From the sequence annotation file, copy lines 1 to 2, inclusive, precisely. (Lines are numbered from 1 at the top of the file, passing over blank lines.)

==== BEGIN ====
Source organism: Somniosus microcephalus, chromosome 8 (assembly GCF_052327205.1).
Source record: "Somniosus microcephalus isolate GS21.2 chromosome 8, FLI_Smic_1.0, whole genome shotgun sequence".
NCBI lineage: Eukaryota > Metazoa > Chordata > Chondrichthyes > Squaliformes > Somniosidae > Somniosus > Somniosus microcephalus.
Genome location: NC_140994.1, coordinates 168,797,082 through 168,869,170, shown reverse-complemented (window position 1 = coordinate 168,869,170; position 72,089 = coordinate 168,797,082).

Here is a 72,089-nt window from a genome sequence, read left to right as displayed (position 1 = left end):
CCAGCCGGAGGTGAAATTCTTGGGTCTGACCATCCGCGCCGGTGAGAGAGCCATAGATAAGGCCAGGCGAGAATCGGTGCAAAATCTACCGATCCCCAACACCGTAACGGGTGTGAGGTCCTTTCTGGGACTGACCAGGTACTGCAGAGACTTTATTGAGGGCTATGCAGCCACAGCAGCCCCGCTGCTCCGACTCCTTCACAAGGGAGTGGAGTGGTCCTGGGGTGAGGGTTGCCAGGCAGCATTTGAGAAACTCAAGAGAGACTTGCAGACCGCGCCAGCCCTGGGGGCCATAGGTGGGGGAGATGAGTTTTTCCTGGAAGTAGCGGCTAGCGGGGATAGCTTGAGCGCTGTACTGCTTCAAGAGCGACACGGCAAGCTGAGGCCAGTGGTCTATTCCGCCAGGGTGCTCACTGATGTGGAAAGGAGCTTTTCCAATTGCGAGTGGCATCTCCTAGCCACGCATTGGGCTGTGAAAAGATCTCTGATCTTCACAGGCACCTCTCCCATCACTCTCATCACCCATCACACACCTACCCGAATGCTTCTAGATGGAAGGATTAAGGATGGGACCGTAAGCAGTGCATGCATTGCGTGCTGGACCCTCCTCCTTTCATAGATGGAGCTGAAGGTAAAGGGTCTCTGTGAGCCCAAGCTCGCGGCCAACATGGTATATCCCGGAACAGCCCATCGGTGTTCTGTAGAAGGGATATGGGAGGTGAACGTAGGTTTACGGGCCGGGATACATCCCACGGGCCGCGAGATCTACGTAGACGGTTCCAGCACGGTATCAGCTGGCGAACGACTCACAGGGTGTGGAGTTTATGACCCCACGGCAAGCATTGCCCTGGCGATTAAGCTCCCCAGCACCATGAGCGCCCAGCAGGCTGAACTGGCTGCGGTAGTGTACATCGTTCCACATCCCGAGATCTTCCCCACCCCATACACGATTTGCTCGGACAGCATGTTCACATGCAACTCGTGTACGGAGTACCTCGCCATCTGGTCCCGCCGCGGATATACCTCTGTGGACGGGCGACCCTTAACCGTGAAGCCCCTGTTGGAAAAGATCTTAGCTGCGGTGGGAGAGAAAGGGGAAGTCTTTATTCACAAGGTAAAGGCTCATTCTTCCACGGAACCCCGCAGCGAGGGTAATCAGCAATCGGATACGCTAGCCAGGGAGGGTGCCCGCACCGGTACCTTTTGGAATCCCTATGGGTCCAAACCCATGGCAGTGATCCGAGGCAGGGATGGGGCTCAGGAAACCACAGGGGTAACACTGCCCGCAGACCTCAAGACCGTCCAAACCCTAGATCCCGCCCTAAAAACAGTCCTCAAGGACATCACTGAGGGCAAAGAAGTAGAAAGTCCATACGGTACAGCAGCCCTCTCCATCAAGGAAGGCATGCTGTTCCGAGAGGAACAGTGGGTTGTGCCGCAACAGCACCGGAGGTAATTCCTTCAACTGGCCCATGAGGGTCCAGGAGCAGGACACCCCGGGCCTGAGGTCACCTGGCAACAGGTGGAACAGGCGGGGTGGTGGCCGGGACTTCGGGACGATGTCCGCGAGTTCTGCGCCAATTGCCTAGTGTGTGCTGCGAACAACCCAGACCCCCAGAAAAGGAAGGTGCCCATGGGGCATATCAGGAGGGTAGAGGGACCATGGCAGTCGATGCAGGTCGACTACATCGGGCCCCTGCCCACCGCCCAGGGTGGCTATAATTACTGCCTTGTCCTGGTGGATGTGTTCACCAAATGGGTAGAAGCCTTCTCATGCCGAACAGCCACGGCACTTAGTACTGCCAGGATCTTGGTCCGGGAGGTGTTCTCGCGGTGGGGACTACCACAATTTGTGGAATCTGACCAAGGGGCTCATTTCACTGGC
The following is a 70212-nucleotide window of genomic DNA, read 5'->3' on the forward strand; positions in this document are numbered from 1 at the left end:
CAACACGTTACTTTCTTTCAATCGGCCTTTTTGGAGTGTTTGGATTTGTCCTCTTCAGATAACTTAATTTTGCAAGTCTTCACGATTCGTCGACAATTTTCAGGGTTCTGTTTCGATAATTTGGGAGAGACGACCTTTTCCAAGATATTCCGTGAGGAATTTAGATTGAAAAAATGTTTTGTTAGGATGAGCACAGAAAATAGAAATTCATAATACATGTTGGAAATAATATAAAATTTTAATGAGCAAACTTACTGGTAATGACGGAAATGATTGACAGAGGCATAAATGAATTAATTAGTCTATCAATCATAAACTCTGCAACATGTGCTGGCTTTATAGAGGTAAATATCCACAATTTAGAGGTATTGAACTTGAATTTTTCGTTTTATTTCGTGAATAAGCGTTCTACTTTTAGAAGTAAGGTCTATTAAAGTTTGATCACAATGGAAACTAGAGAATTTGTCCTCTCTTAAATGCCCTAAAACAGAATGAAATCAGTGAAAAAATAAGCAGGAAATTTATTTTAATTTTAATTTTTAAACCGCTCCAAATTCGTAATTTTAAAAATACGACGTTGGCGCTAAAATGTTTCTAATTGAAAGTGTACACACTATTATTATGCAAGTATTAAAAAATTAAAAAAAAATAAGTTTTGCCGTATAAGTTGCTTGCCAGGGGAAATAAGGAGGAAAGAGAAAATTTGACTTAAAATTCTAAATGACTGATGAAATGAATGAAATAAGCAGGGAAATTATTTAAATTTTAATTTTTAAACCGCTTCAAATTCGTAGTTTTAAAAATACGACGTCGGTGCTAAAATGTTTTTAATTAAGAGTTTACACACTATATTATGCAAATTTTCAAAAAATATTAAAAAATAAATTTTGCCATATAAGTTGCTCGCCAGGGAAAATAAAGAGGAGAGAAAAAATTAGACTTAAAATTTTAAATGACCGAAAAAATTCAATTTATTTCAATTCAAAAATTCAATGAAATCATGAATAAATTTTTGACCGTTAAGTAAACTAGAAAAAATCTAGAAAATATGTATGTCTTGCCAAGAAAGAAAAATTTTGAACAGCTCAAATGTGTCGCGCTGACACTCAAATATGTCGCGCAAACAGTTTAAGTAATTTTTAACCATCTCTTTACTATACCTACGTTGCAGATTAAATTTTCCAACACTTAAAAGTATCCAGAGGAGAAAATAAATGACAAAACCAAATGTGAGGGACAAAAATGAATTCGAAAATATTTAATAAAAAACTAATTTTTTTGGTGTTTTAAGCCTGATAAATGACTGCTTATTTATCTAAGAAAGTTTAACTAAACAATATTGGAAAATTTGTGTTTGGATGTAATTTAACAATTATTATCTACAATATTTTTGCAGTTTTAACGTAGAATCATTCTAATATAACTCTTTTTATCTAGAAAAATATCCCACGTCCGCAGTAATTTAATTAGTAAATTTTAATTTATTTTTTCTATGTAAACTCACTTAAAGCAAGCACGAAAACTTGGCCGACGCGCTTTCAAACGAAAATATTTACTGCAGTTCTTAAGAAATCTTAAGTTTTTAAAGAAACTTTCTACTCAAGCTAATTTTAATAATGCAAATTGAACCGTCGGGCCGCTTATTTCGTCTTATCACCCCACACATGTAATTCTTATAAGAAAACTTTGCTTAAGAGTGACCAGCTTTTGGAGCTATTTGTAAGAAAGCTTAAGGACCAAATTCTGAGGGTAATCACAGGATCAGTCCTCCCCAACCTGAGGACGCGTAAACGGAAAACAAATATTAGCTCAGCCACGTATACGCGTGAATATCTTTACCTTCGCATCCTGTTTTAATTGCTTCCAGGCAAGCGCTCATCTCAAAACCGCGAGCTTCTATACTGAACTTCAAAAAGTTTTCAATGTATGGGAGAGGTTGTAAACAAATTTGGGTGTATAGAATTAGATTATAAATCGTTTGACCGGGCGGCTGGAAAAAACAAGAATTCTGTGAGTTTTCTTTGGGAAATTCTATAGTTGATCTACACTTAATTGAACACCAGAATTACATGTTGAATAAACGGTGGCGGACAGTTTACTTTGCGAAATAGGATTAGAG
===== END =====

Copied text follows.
Source organism: Somniosus microcephalus, chromosome 8 (assembly GCF_052327205.1).
Source record: "Somniosus microcephalus isolate GS21.2 chromosome 8, FLI_Smic_1.0, whole genome shotgun sequence".